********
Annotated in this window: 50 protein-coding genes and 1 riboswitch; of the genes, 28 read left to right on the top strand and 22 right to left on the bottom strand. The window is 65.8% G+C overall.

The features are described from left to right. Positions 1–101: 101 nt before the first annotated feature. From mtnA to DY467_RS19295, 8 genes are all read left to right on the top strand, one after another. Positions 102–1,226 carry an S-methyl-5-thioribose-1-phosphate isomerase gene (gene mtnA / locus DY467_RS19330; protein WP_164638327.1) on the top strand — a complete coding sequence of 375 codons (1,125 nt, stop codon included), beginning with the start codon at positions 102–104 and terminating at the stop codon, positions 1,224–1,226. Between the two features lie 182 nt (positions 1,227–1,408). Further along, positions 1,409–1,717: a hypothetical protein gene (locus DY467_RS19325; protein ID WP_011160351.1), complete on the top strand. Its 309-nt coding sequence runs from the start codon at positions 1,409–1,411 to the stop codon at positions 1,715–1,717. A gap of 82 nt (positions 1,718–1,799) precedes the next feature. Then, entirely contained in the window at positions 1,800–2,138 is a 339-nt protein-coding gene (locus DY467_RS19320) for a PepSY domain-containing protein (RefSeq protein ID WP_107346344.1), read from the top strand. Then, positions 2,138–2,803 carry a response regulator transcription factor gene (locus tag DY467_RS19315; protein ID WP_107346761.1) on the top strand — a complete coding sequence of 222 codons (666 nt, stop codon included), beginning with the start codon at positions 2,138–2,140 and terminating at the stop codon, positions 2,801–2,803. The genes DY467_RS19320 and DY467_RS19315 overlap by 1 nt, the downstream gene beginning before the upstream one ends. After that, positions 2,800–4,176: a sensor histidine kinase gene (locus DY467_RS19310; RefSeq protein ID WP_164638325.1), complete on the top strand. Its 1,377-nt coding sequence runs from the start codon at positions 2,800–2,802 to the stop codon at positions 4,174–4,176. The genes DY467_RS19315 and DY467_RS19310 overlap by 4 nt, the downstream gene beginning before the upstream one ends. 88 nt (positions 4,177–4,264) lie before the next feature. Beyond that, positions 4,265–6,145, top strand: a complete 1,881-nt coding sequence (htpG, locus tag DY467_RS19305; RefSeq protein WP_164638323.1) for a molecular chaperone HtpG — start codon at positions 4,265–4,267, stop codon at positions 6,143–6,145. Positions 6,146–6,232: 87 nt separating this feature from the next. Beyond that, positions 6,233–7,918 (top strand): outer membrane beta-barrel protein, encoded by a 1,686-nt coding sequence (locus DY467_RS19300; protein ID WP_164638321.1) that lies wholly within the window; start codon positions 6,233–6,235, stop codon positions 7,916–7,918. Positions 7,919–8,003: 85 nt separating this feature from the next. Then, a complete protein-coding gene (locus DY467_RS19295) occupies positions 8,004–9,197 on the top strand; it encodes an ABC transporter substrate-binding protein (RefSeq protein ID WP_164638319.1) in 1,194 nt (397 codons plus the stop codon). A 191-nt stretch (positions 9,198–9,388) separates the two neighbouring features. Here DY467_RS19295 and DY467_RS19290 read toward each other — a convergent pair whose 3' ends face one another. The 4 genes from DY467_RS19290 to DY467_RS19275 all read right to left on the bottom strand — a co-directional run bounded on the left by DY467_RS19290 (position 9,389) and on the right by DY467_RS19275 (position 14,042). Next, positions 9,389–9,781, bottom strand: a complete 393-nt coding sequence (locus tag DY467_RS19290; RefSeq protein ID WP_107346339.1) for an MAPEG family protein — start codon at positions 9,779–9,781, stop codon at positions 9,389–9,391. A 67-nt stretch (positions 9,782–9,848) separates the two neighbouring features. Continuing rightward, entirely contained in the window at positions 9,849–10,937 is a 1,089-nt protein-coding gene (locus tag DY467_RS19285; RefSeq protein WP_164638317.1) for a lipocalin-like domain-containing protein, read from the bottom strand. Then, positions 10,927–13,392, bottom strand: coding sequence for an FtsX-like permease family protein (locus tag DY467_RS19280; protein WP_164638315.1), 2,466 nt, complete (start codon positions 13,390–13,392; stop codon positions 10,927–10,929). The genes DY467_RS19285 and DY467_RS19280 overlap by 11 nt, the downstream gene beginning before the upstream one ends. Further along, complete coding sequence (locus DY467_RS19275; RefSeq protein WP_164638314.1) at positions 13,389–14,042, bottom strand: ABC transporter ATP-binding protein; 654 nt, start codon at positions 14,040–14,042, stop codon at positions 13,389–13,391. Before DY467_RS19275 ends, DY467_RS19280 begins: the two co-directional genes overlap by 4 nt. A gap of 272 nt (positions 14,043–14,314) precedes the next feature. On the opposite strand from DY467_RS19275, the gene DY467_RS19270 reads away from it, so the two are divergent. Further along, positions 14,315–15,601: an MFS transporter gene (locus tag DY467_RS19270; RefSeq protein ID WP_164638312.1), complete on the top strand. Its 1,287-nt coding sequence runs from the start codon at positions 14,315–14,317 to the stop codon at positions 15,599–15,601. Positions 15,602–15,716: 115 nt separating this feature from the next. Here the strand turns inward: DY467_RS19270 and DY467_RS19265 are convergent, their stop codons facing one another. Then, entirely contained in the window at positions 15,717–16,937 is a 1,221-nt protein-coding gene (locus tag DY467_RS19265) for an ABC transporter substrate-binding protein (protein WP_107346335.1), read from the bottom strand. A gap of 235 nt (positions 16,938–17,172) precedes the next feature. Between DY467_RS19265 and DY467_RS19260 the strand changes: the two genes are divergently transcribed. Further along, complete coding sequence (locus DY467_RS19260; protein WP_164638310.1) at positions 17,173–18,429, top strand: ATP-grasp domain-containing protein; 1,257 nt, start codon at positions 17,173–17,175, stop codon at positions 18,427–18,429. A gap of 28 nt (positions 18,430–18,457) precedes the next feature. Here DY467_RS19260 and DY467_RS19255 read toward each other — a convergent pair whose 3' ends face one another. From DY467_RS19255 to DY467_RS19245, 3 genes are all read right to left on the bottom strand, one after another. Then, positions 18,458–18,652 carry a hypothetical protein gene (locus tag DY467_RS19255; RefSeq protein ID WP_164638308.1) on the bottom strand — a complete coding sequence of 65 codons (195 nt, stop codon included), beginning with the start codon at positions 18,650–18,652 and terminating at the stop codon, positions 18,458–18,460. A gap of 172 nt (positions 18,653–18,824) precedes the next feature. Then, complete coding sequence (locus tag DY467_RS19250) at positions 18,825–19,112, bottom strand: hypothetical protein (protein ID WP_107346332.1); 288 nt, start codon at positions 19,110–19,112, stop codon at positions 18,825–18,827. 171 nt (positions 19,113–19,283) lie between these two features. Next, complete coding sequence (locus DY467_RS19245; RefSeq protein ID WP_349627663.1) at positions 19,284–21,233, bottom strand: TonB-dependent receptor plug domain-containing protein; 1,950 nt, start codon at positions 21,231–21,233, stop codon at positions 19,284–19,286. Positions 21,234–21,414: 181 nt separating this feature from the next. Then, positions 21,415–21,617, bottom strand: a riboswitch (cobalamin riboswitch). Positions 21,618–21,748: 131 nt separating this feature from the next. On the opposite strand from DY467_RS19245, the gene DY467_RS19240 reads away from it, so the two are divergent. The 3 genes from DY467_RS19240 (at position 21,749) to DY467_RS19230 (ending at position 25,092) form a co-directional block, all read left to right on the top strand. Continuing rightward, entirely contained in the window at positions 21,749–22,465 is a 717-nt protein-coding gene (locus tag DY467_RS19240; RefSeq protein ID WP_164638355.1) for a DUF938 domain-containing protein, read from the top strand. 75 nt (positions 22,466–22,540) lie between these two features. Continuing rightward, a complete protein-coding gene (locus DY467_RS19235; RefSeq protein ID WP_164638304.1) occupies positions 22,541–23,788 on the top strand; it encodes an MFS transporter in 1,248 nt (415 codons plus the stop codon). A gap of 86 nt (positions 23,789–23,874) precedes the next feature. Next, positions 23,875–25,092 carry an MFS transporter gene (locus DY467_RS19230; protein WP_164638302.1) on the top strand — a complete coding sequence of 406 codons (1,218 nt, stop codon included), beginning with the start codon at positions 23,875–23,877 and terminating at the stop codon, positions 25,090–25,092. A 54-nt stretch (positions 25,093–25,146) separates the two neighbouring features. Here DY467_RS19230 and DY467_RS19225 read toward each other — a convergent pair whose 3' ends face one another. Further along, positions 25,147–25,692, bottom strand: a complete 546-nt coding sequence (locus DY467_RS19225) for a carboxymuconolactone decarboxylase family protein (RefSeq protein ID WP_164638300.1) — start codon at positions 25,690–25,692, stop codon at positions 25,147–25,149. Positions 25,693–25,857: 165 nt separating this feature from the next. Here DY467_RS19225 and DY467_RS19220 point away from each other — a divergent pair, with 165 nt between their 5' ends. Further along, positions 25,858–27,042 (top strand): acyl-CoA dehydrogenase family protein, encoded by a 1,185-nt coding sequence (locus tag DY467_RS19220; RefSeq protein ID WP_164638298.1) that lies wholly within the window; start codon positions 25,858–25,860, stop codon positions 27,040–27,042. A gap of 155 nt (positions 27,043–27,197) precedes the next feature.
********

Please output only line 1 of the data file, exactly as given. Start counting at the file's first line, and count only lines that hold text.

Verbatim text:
Annotated in this window: 50 protein-coding genes and 1 riboswitch; of the genes, 28 read left to right on the top strand and 22 right to left on the bottom strand. The window is 65.8% G+C overall.